Alyssa Avery's musical education didn't necessarily follow a traditional path. As a fourth grader in the Lindbergh school district in south St. Louis county, Avery picked up the violin and began her tutelage. But while she became versed in classical and orchestral music, the lessons she got were much less stratified than many young string players receive.
"Some of the teachers were exposing us at a young age to a lot more than classical music," she recalls. "My teacher would have an after school fiddling club and would travel to world music conferences."
Such exposure to non-classical forms made Avery comfortable with a wide range of styles. It also made her something of an outlier among other young violinists, who were expertly trained to read and interpret written scores but less able to, in a word, jam.
"When someone asked me to improvise for the first time, I didn't know that that was something that a lot of violinists didn't do," Avery says.
She decided to study jazz performance at Webster University, and while jazz violin is something of an outlier (aside from famous names like Regina Carter and Stephane Grappelli), Avery used her time in college to internalize the elements of improvisation and creation.
"Instead of trying to emulate jazz violinists, I was just trying to play jazz with a violin," she says. "What I like more than jazz is improvising."
Avery's path toward professional musicianship didn't lead her through a conservatory or onto a recital hall's stage. Now, she and two partners are trying to light a path for other string players to explore a wide range of music outside of the classical realm. The St. Louis String Collective is having its formal debut this Saturday with an open-house style fundraiser and performance at the appropriately named Soulard bar Four Strings, all in the service of helping string players see outside the strictures of genre.
Avery, who plays in the folk-leaning trio Mt. Thelonious, is joined by fellow violinist Sarah Vie (the Leonas, 18andCounting) and Ranya Iqbal, who has played alongside Acoustik Element, Autumn's Child and more. Taken together, the three musicians have played nearly every identifiable style of music in countless venues across town. Their work with the collective aims to make that leap easier for other players, who may not see how to apply their training in unfamiliar settings.
"We were slightly frustrated in seeing that there was a lot of interest from different string players in exploring different kinds of music," Avery said. "It started with us wanting to start a camp, which we will this summer. But we formed this non-profit to help run the camp but also do other things as well. We want to be able to foster that exploration."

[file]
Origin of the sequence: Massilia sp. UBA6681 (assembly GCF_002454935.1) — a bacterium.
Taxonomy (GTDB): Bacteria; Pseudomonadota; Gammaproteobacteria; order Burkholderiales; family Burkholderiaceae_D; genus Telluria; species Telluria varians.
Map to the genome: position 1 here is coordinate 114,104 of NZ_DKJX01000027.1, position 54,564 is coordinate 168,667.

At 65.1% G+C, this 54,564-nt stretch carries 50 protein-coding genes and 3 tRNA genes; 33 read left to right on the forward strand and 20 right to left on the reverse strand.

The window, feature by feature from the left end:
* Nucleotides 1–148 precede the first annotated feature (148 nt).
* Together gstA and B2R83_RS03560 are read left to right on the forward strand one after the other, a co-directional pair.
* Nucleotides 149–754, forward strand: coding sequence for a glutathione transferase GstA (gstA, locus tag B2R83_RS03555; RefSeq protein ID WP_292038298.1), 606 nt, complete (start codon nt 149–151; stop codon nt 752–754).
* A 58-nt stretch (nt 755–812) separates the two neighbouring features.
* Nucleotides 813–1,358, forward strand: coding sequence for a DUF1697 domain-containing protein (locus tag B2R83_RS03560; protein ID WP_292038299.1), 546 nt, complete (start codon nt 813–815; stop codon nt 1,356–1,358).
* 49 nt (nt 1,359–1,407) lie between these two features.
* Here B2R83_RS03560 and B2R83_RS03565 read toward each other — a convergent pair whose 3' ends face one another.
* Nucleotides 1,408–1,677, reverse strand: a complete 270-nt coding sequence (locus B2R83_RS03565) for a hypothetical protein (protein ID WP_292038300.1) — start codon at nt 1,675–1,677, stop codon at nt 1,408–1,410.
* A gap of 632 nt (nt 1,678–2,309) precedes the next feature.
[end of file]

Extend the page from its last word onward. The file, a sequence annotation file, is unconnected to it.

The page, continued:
That summer camp will launch in late July at Saint Louis University. Avery says that the founders have taken their inspiration from "fiddle camps around the country, where there will be klezmer and Celtic and jazz players." And while these camps are traditionally aimed at teenage and college-aged musicians, she hopes that more experienced string players will find ways to expand their music as well.
"This could be a place for a high schooler to try different stuff, or if you're a symphony player who wants to learn how to use electronic music or be part of a band setting," she says.
Part of what makes St. Louis such a fertile community for the Collective, Avery says, is its strong infrastructure for both classical and non-classical players. The goal is simply to help connect the dots that already exist.
"Due to the Symphony and how many strong orchestras we have in the high schools, we have a great fiddle community; there are a lot of string players that are doing great stuff," she says. "This is a way for us to connect and to throw workshops."
Avery, Vie and Iqbal hope to start fostering those connections at this Saturday's fundraiser at Four Strings. Naturally, music will be part of the draw: Avery's trio Mt. Thelonious will perform, along with the Leonas, fiddler and folk music savant Colin Blair, and a duo comprising Iqbal's cello and Sandy Weltman's harmonica and ukulele.
Avery hopes that the wide range of music at the fundraiser will help visitors see past the rigidity of little musical boxes.
"There's a side of classical music that can be regimented, and I think in string instrument playing, you either play Bach or you're a fiddle player, and there's nothing in between," she says. "The idea of a very strict genre is not as important as it used to be."